I have enjoyed very much reading the above posts concerning the Altec Flamenco speakers. I have a pair of these speakers that I have been using since I bought them new in 1967. I have learned quite a bit from the discussion. I think that I should open them and check them out. They have been through four amplifiers (receivers) and are now part of my surround sound system with my 65" Sony HDTV and a Yamaha HTR-5460 receiver. BTW, I also have the matching equipment cabinet.

intotubes
08-21-2006, 07:27 PM
That is excellent advice on using the goop for a repair of a small tear. I removed some that had pooled at the bottom fo the surround with a hair dryer. It softens readily. I also rotated my LF drivers 180 for good measure and plan to do it again in 10 years or so. :p
I hadn't seen it run so bad before. Thanks for the pics! Did it actually run on the outside of the baffle, gluing the cloth to the baffle? (hope not).
Good luck with those - they look great.

Gary L
08-22-2006, 08:05 AM
Keep an eye on the goo! If alot of it did pool at the bottom and now you have it rotated 180 degrees, it could start running down the face of the cone. Depending upon how much has pooled at the bottom, it might be wiser to rotate only 90 degrees to avoid the run down the cones.

As noted, heat is the cause so a speaker that was or is exposed to direct sun or heat source is more prone to runs. I have seen cones with goo from the top to the dust caps and looking pretty poor so it is wise to keep a close watch and rotate so the goo flows along the surround only.
I would be very carefull with the hair dryer as this could cause some separation of the surround to frame adhesion if it gets too warm.

Does anyone know the exact properties of the Goo or if it is available?
I had a woofer shipped in styrofoam and the goo now has little white styro balls imbedded in it. I have carefully used a tweezer to get most out but this has left some bare spots in the goo.

Gary

moldyoldy
08-22-2006, 09:04 AM
......Does anyone know the exact properties of the Goo or if it is available?
I had a woofer shipped in styrofoam and the goo now has little white styro balls imbedded in it. I have carefully used a tweezer to get most out but this has left some bare spots in the goo.
Gary

Hi, Gary,
Surround dope has been changed more times than there are speaker models, but all versions were intended to seal the mesh openings in cloth surrounds, to keep the back wave and front wave separated, without altering the compliance of the surround.

For most cloth-surround Altecs except the 515G and the ER series (which used water-based Airflex 510, NLA) # 54007 solvent-based dope (also NLA) was used. Even though the spots you "picked" may appear bare, most likely the mesh is still sealed in those spots, so no additional dope would be needed. You can check it with a magnifier, with backlighting of the surround.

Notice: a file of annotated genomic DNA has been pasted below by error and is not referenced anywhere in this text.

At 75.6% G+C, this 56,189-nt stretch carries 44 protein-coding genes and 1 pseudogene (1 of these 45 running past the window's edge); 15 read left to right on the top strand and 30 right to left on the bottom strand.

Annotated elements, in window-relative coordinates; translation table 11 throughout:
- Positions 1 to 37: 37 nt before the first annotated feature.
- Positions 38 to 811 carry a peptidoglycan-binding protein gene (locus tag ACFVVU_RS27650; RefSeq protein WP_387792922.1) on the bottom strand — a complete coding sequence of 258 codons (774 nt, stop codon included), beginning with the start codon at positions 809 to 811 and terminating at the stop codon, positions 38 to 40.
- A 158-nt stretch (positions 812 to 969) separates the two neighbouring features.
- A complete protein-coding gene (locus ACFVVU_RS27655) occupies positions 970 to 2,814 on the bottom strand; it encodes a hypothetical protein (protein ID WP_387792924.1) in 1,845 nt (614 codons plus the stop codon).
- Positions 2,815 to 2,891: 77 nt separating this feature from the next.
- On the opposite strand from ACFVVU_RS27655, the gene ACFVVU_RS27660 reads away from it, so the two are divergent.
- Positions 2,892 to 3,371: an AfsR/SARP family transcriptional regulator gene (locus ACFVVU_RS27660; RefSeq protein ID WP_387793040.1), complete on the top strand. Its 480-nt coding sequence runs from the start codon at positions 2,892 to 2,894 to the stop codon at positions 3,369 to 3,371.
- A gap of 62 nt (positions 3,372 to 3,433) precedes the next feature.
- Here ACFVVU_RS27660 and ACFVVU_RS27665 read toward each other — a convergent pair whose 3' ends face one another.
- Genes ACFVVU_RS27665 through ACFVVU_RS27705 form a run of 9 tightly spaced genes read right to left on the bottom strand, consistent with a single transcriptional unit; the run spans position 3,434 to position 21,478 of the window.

Regular 90 degree rotation is a good idea, it didn't used to be too unusual to open a cab and find a penciled, dated, and initialed rotation schedule inside. Not only does rotation keep the runny dope where it belongs, but it can prevent premature coil rubs caused by suspension sagging.

louped garouv
08-22-2006, 09:07 AM
makes sense...

and yes i also feel it is important not to heat the goo too much....

bogator
08-28-2006, 08:35 AM
If you have not removed the old grille cloth yet, here is a copy of the plans for that cabinet from 1968 that might shed a little light. I don't know if it will help, but here it is.

telynau
08-29-2006, 12:07 AM
I spoke with Great Plains Audio. They can't repair just the surrounds -- they would have to recone the speakers as well. Given that the speakers sounded fine before I took them out of the cabinets, they recommended that I first try to brush some acetone on the congealed goo to dissolve it and then try to move it back around the surround, particuarly where the small tears are. Once this is done they said listen to the speaker and if it sounds OK, just leave it as is. They also said there was no reason to replace the horn driver diaphragms so long as they sounded OK. They do not repair the crossovers but said this was pretty easy to do if I wanted to. Again, the message was that if the speakers sounded good just leave things as they are. They seemed to think that if there was a problem with the woofers, horn diaphragms or crossovers it would be pretty apparent.

Thanks for the diagram -- it helps -- but I think I am going to have to drill out the heavy staples that fasten down the wood strips that hold the baffle in place. I will let you know how that goes when I get to it. The goo did not glue the speaker to the speaker cloth, though as you can see from the one picture the goo did seep into the cloth and stain it. Because of the elaborate black plastic grill on the Flamencos, however, you can't see the goo stain from the front unless you get down on your knees and look carefully for it.

Interestingly, the diagram refers to either plywood or pressed board for the backs of the speakers. I may decide to put the original backs away and have plywood boards made -- it would sure provide a better foundation for sealing the back, for example. The pressed board on my speakers literally crumbles if you handle the edges of the backs. Really crappy material that hasn't gotten better with age.

Regards, James

moldyoldy
08-29-2006, 03:49 AM
Good news and great plan James. Your encounter with GPA is a great testament to their philosophy and practice of honesty and quality, truly rare and remarkable attributes in this day and age. How many companies can you think of that would offer such practical advice at no cost to you or profit for them when they could easily do otherwise?

I suggest that all owners of Altec speakers keep this in mind, and continue to support GPA with your patronage and praise.

:applaud: :applaud: :applaud:

thegreek74
05-03-2016, 08:42 AM
Gift from a friend, like to get them back up and playing again... Opened the back they are in mint condition. Like to have the crossovers rebuilt and new caps.. The things are massive... Hope with little help I can tune them up..

gdmoore28
05-04-2016, 11:25 AM
What a gift! What do you think of the sound of the Flamencos compared to your current speakers?

Please start a separate thread and keep us updated on your progress.

GeeDeeEmm